The measure needed 91 votes in the House to meet the constitutional requirement for passage. It received 92.

Rural Georgia is also the home of much of the Legislature’s Republican leadership.

House Speaker David Ralston of Blue RidgeHouse Majority Leader Jon Burns of Newington and Senate Majority Leader Mike Dugan of Carrollton help shape the debate on the issues facing the Legislature.

The House and Senate budget committee chairmen — state Rep. Terry England of Auburn and state Sen. Jack Hill of Reidsville — spearhead the discussion on how the state spends its money. The chairmen of the powerful Rules Committee in each chamber, state Sen. Jeff Mullis of Chickamauga and state Rep. Jay Powell of Camilla, head the panels that decide which legislation makes it to the floor for a vote.

Women’s health care

Rural Georgia may hold the bulk of the political power, but the abortion debate shines a light on serious issues that plague the state in terms of reproductive health care that HB 481’s opponents say deserve more attention.

Maternal mortality is chief among those concerns. The Georgia Department of Public Health put the state rate in 2016 at 37.2 maternal deaths per 100,000 live births, surpassing that of some Third World nations.

Limited access to reproductive health care is another issue, one that’s particularly troubling outside the state’s population centers. Some pregnant women in rural Georgia have to travel dozens of miles to see an obstetrician.

A woman in Hazlehurst, the seat of Jeff Davis County, would choose between 11 obstetrician/gynecologists within an eight-county radius, according to 2017 statistics from the Georgia Board for Physician Workforce — the most recent data available. There were no ob/gyns in Jeff Davis County in 2017.

Those 11 ob/gyns are responsible for the care of nearly 150,000 South Georgia residents, according to the U.S. Census Bureau’s 2017 estimates, and cover more than 3,000 square miles. Metro Atlanta, by comparison, had 682 ob/gyns to serve 4.2 million residents across eight counties and about 2,500 square miles.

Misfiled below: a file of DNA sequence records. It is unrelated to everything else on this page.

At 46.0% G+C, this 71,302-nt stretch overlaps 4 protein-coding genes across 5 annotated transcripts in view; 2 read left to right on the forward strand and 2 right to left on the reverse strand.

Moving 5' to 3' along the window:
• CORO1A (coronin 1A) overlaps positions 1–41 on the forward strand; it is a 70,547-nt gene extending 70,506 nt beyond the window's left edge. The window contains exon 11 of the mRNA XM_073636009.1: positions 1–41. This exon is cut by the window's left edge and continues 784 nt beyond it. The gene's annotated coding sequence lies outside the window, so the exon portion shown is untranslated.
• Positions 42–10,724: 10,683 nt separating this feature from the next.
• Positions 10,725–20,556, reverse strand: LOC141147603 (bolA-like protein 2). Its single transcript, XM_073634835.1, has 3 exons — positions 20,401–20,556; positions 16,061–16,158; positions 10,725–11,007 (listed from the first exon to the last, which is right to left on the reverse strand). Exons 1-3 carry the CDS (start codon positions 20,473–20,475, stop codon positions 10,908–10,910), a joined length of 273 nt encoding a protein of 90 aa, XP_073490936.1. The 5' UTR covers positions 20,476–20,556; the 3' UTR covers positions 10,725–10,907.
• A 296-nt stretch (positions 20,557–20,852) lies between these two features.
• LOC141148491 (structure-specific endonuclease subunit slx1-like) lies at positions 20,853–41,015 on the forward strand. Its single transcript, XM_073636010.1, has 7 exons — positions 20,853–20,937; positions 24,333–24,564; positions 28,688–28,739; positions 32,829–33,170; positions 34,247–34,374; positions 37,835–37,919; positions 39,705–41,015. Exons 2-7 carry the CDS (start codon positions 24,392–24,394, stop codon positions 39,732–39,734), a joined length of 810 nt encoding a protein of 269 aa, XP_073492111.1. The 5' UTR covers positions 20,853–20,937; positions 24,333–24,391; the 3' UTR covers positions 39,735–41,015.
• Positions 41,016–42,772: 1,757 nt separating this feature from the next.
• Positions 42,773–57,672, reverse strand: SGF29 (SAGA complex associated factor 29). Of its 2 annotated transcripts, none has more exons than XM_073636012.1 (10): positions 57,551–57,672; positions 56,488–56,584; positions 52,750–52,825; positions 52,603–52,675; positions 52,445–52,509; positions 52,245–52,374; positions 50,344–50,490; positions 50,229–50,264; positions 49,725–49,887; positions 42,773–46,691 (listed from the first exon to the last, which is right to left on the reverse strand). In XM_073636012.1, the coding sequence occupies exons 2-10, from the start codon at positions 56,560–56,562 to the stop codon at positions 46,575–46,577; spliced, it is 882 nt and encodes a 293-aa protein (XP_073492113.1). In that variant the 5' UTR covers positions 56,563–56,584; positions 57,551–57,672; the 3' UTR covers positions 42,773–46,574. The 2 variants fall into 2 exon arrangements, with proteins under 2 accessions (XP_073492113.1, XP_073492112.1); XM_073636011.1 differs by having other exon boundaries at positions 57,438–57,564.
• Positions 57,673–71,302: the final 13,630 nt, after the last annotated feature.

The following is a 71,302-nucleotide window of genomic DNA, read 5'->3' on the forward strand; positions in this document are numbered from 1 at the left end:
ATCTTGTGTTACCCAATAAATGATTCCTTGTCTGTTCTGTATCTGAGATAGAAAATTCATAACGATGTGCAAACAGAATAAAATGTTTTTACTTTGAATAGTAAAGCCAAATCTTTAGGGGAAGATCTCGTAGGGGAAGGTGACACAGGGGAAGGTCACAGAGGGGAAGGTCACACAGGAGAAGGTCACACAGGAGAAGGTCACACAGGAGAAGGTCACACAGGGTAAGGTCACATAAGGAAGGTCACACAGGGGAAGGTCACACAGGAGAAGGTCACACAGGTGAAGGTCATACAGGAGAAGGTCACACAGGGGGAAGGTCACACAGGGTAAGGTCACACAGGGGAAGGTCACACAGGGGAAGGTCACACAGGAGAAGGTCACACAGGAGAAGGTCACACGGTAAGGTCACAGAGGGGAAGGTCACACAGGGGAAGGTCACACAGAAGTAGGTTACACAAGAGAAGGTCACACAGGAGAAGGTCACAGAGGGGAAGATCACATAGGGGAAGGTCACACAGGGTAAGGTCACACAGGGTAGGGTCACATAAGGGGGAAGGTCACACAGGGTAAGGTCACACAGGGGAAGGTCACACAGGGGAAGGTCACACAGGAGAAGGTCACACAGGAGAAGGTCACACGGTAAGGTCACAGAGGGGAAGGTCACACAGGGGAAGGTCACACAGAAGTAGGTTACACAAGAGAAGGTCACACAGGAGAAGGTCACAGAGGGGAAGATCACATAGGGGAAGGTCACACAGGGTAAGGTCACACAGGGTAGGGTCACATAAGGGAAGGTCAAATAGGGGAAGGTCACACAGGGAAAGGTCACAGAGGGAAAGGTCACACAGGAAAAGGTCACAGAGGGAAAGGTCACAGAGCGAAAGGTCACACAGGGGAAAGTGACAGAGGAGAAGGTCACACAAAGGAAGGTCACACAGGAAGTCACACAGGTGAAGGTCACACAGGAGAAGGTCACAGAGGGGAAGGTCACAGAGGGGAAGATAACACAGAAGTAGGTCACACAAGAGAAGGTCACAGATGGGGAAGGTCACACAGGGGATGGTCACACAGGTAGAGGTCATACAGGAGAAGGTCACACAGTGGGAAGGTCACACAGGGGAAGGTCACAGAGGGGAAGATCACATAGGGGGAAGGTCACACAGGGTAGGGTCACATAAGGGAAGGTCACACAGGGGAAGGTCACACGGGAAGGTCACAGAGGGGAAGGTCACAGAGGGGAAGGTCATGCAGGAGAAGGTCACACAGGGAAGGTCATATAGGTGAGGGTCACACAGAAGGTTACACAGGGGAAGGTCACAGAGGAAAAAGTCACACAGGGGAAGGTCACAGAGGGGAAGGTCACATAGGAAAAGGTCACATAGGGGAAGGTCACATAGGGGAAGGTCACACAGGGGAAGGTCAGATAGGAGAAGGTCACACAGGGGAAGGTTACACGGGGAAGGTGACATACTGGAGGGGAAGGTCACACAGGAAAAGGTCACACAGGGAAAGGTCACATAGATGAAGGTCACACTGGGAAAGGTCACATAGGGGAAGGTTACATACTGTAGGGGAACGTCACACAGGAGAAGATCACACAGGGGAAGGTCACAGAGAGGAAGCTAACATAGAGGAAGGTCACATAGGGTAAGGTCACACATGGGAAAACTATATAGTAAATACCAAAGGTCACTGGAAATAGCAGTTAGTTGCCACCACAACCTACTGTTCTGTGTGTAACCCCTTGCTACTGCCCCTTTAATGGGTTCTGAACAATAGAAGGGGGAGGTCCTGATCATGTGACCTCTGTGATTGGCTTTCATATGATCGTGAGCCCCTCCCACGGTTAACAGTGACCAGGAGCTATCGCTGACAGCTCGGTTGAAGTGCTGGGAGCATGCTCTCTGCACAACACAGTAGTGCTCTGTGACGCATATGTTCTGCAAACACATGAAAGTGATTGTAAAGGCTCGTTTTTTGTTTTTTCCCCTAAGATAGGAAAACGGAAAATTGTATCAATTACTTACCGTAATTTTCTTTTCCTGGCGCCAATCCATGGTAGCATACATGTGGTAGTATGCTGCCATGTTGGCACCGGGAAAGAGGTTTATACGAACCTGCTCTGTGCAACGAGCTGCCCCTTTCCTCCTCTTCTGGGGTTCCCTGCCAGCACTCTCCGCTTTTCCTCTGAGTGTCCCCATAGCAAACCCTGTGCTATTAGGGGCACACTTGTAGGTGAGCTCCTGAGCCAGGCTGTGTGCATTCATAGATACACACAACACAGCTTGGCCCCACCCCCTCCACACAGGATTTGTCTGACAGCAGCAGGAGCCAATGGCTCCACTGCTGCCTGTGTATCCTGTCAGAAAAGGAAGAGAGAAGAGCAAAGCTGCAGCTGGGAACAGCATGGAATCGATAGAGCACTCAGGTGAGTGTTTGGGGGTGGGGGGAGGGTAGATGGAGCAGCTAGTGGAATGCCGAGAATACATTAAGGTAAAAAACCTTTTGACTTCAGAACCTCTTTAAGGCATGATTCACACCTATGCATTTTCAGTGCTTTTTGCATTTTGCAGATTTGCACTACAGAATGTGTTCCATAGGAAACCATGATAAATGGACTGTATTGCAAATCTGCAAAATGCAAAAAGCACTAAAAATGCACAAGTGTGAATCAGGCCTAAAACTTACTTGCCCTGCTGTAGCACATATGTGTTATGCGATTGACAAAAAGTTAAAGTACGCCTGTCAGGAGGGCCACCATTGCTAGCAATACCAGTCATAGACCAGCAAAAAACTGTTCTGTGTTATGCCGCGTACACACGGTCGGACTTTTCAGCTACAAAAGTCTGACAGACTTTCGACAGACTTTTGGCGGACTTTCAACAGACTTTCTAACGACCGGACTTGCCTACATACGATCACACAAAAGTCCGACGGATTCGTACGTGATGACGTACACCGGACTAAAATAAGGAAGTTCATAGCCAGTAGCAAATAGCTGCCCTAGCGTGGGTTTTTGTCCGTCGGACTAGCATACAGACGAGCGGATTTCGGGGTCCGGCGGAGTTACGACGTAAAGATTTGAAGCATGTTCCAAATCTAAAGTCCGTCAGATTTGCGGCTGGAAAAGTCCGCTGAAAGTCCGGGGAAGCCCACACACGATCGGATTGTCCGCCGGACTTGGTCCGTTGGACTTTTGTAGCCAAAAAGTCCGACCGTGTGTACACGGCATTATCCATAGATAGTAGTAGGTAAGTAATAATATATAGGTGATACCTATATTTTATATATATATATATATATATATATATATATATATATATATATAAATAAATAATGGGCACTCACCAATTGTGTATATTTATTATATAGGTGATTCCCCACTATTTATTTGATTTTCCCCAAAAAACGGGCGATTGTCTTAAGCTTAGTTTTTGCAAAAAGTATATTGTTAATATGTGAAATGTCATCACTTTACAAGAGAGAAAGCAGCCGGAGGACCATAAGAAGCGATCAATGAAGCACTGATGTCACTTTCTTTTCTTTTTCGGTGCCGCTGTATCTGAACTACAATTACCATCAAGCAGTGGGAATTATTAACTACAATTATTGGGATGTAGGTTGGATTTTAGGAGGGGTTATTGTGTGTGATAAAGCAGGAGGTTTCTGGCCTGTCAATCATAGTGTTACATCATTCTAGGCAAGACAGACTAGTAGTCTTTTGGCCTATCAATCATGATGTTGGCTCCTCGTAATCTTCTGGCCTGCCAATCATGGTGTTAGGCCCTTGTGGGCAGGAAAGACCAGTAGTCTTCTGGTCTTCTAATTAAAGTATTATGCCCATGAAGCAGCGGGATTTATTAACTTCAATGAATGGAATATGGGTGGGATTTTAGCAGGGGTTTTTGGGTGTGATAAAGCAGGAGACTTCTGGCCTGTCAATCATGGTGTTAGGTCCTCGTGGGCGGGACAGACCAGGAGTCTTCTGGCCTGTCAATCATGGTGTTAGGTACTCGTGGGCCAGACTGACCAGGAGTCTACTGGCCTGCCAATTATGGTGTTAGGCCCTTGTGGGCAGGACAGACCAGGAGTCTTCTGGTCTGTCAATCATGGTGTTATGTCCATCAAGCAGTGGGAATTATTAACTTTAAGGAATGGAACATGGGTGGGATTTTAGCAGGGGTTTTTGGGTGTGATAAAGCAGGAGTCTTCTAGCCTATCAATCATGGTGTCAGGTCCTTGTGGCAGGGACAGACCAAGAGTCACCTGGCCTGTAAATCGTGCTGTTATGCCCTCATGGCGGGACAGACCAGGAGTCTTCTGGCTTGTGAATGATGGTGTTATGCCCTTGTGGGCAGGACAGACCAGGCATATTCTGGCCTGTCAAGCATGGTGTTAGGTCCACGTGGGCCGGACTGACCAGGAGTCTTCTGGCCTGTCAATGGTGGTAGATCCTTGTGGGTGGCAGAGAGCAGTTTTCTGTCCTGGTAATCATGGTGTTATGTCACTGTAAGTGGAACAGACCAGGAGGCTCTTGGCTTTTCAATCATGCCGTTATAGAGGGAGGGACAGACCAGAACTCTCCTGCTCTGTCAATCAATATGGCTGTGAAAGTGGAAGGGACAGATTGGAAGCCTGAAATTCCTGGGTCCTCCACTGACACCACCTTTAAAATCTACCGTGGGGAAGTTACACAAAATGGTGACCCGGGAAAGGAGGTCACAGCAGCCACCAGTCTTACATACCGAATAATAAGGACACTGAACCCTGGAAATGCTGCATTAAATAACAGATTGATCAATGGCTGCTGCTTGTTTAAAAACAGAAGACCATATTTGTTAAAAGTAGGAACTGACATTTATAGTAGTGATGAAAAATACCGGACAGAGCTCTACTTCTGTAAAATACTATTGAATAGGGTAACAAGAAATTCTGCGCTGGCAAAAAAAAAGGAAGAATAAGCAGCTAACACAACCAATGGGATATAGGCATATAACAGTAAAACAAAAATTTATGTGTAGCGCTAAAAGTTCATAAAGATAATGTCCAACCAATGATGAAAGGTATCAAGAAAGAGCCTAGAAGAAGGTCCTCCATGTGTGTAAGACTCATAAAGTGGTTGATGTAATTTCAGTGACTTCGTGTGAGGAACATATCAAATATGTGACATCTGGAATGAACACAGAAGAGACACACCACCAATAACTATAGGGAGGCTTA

The argument for better overall reproductive health care didn’t change many minds. Lawmakers who supported HB 481 said the goal of protecting the unborn outweighed all else.

Anne Moore, a retired probation officer who lives in Cordele, said she had to travel to Atlanta for in vitro fertilization when she was in her 20s and trying to have children.

Moore, 56, said going through IVF and seeing the progression of her three embryos solidified her belief that life begins at conception.

Even now, she said, she travels “a good 45 minutes” to her gynecologist in Albany. In 2017, there were three ob/gyns in Crisp County, where Moore lives.

Moore said she was fortunate then, and now, to have enough money and reliable transportation to see her doctor.

“I haven’t really thought about that part — about trying to get to (an ob/gyn) that wasn’t in your own town,” Moore said. “But I’m sure it would be difficult if you didn’t have one nearby.”

Moore said she believed there was a need for more doctors of all kinds across the state, but protecting the unborn was just as important.

“It’s a really hard thing to answer,” she said.

LaRiccia, the lawmaker from Douglas, said he doesn’t think the availability of women’s health care is a factor in the abortion debate. He said the six-week ban wouldn’t necessarily lead to more pregnancies and births.

“Pregnancy is one of the realities that is 100 percent preventable,” he said. “The choice of the reproductive health of women is theirs completely — don’t get pregnant.”